Stuart Goldsmith

Stuart Goldsmith

A former street entertainer, who took part in ITV1's Show Me The Funny talent show in 2011 and is host of the Chortle award nominated Comedians' Comedian Podcast
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Stuart Goldsmith: End Of

Note: This review is from 2018

Edinburgh Fringe review by Paul Fleckney

Stuart Goldsmith isn’t the type to moan, but he does allow himself a little moan during his latest show, End Of, about how so many of the comics he started out with are now millionaires while he’s still in that no-man’s land of ‘successful but not famous’. It’s the striving, the never-ending striving, he says, that wears you down.

There are moments when I can see his point. At his best, Goldsmith produces comedy that’s relatable yet imaginative and smart; all those years of club time have made him a lean comedy machine. His show last year, Like I Mean It, I thought was superb, and deserved to knock him up a few rungs. While End Of isn’t quite so consistent, it does once again showcase his ability to put together a hefty (in a good way) yet light (in a good way) hour.

The bulk of the show comes from his new-ish life as a dad and husband. He takes great joy in inventing family traditions to his young child and has to be set up with other dads to become fwends. In one brilliant routine, he talks about how everyone is just taking life tips off people five years older than them, and we’re all strung together like adventurers halfway up a mountain, no one really knowing what they’re doing, the messages from the front getting garbled as they are passed down the chain. It’s one of several inspired metaphorical ways of illustrating his point that Goldsmith has up his sleeve.

The other standout routine is about killing his parents – the whens, the hows, the whys. It’s a light-hearted take on end-of-life care, of all things, but goes to the heart of our responsibilities as humans to take care (or ‘take care’) of our loved ones. This is precisely where I think Goldsmith deserves more credit, he can create brilliant material on interesting, nuanced, meaty subjects. Is he not taken as seriously as he should be because he still looks about 16 years old? I don’t know.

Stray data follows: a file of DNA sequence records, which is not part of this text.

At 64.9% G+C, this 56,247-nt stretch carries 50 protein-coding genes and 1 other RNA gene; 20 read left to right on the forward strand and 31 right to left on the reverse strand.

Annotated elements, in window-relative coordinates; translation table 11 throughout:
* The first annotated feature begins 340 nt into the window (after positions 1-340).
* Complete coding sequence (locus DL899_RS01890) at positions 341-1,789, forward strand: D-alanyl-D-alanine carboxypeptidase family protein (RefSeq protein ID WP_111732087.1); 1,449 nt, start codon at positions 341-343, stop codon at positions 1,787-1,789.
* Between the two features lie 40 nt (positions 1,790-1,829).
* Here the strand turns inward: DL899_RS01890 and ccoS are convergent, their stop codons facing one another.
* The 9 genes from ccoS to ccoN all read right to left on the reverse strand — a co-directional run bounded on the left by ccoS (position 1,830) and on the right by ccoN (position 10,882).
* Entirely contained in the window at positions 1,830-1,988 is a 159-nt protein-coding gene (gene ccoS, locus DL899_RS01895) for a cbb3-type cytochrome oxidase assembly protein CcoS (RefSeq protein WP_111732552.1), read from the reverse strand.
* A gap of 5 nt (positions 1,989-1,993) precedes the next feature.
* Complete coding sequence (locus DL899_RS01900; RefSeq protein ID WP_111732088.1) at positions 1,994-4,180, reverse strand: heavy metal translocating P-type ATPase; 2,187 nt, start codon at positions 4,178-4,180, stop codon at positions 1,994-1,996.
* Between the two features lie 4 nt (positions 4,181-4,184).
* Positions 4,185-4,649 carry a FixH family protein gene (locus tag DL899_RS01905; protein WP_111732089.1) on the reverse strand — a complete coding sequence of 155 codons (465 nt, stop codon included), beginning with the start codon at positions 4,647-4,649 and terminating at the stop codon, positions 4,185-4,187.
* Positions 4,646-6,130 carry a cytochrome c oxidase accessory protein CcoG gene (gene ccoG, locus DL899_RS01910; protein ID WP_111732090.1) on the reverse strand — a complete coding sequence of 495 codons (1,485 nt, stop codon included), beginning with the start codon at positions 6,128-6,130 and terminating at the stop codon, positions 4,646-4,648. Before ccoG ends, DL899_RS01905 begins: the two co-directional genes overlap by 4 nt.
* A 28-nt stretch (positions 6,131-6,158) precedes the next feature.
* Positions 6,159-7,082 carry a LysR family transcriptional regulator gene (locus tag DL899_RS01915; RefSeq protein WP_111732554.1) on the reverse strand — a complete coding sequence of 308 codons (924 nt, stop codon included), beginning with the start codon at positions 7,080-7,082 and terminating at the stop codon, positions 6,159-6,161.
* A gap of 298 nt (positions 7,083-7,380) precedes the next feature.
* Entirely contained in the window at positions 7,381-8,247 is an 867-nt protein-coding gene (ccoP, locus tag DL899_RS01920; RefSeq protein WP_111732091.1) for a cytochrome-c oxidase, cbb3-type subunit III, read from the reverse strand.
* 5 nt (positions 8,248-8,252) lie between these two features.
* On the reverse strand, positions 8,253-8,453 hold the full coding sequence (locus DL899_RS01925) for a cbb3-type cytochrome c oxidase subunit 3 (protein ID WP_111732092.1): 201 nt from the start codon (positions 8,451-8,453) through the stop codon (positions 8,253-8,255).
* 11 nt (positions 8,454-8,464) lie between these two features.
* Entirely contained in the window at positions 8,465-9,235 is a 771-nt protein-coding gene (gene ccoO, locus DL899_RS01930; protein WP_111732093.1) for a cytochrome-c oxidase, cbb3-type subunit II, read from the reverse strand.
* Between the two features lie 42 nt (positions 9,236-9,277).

But anyway, about that striving. Because there’s a hell of a lot of that in End Of. Too much, in fact. Goldsmith really does throw the kitchen sink at it, perhaps in the belief that a few gimmicks are needed to sustain the hour when his writing is easily good enough. 

A ‘serious aside’ about kung fu (he sits on a stool for it and everything) is a clever attempt at crowbarring some actual politics in, but it doesn’t quite work and halts some of the momentum he’s built up. Later on, a story about him eating a pain au chocolat in his car seems designed only so he can flail about on the stool (that bloody stool). Factor in the many many asides and bits of self-commentary and yes, it’s a packed show, but it’s also trying too hard to win our attention. 

At times End Of reminds me of seeing a weather report on the telly: it’s such a studied performance of deliberate arm movements that you have to fight to concentrate on what they’re actually saying. 

Perhaps this over-striving is a reflection of what he said about being left behind by his peers. Perhaps as a former street performer Goldsmith wants to show his full range and really want to put on a show – which is understandable. But I feel that when he keeps it simple, you see the best of him, and in End Of that’s only some of the time.

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Published: 6 Aug 2018


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